Greetings, fellow Teen Book Fest aficionados!
One of my favorite things to do is to reread old books and remember just how much I've enjoyed them in the past. So this month I chose I Crawl Through It, written by one of my favorite authors, A.S. King, to review and recommend.
Centered around the lives of four different teens, this modern surrealist novel deals with the effects of difficulties such as anxiety, trauma and loss in a modern world poorly adapted to addressing them. The main character is Stanzi, a high school senior who is identified by her ever-present lab coat. If you ever wanted to know anything about biology or M*A*S*H, she would be who you ask. Another of the main characters is China, who writes poetry about whatever she can find. After facing her own deeply traumatic ordeal, China swallows herself to help cope and walks around with organs on the outside of her skin- though no one around her seems to notice. Apart from her, there is Lansdale, a girl who's hair grows every time she lies- which is often. And finally, there is Gustav who is determined to build himself an invisible helicopter to help him escape the high-stress world around them. This world, which bears a striking resemblance to our own, is filled with standardized tests, oblivious and not-so-oblivious adults and, on top of it all, threats to blow up the teenagers' school before test week.
I Crawl Through It is not a conventional book. Writing in a way that is almost more abstract than realistic, King paints vivid descriptions and metaphors that make the book an intellectually stimulating read as well as an emotional one. The characters are spot-on and each one is relatable and yet unique in wonderful ways. Furthermore, the book is speckled with poetry and drawings that enhance the reading experience and draw the reader into the narrative. For example: "Your Cat Has More Self-Esteem Than I Do" and "How to Tell If Your Quiche Is Real." Each of them are funny and thought-provoking in the best way possible.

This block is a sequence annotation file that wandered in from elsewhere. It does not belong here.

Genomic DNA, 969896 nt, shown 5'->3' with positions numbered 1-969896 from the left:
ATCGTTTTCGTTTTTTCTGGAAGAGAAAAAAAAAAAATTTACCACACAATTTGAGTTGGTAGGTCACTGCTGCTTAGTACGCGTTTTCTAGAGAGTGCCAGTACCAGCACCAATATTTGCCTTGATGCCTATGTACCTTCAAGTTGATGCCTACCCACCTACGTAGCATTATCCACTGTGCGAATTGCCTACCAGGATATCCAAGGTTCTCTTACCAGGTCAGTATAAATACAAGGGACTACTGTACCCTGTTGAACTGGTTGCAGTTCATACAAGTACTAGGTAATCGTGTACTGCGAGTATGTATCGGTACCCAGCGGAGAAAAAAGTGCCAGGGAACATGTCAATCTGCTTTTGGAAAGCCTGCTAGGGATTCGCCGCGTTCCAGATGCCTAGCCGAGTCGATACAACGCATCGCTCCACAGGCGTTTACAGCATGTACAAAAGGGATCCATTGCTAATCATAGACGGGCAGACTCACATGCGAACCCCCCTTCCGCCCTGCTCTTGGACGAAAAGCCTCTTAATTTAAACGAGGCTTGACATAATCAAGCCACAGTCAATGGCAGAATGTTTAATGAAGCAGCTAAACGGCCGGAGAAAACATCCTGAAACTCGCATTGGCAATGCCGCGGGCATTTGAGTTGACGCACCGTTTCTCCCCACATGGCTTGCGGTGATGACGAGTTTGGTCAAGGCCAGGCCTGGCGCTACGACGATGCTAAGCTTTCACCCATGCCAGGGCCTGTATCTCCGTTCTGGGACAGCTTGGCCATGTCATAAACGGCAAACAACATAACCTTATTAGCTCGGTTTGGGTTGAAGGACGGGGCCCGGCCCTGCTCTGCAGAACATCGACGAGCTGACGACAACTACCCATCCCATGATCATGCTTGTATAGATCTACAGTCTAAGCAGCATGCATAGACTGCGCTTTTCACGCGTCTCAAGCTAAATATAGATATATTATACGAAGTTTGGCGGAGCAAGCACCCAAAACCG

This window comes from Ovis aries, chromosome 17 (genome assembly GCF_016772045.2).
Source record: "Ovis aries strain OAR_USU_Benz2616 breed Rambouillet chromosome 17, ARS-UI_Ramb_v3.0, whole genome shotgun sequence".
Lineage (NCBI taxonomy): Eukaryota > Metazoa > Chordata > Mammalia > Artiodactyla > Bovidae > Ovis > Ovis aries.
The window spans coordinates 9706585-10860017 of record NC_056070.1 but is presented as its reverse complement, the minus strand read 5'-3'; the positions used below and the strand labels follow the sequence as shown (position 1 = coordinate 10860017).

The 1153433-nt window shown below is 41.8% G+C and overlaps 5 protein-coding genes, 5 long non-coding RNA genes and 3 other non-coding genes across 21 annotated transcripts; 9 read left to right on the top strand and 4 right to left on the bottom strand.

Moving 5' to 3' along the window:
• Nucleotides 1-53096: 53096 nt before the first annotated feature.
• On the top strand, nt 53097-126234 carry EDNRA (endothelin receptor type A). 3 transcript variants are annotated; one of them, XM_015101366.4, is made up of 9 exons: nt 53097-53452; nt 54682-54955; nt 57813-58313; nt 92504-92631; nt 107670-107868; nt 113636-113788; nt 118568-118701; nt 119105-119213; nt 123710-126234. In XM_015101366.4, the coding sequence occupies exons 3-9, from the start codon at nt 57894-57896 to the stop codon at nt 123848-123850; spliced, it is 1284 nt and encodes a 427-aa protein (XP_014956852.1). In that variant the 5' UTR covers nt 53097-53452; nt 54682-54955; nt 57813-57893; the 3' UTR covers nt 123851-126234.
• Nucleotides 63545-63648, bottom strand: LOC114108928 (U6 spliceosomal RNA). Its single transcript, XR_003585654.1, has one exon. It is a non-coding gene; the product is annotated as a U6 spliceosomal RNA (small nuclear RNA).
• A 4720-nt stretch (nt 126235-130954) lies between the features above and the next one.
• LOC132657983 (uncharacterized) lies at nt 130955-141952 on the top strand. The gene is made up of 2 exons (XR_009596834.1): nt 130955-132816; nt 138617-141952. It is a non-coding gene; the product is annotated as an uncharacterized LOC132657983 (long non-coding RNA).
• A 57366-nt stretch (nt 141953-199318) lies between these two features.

However, despite all this, my favorite part of I Crawl Through It and almost every A.S. King book I read is the voice. King writes in a way that is both raw and complex, discussing real issues that teenagers face without being either condescending or fake. Sometimes, strangely enough, reading one of her books sometimes feels to me like having portions of my mind echoed back to me and even though I've obviously never met the characters, by the end of the book I feel like I know them by heart.
So, in conclusion, if you're looking for a great read that makes you think, I Crawl Through It is definitely the book you're searching for!
Have an amazing reading-filled rest of the day and return for another book review next week.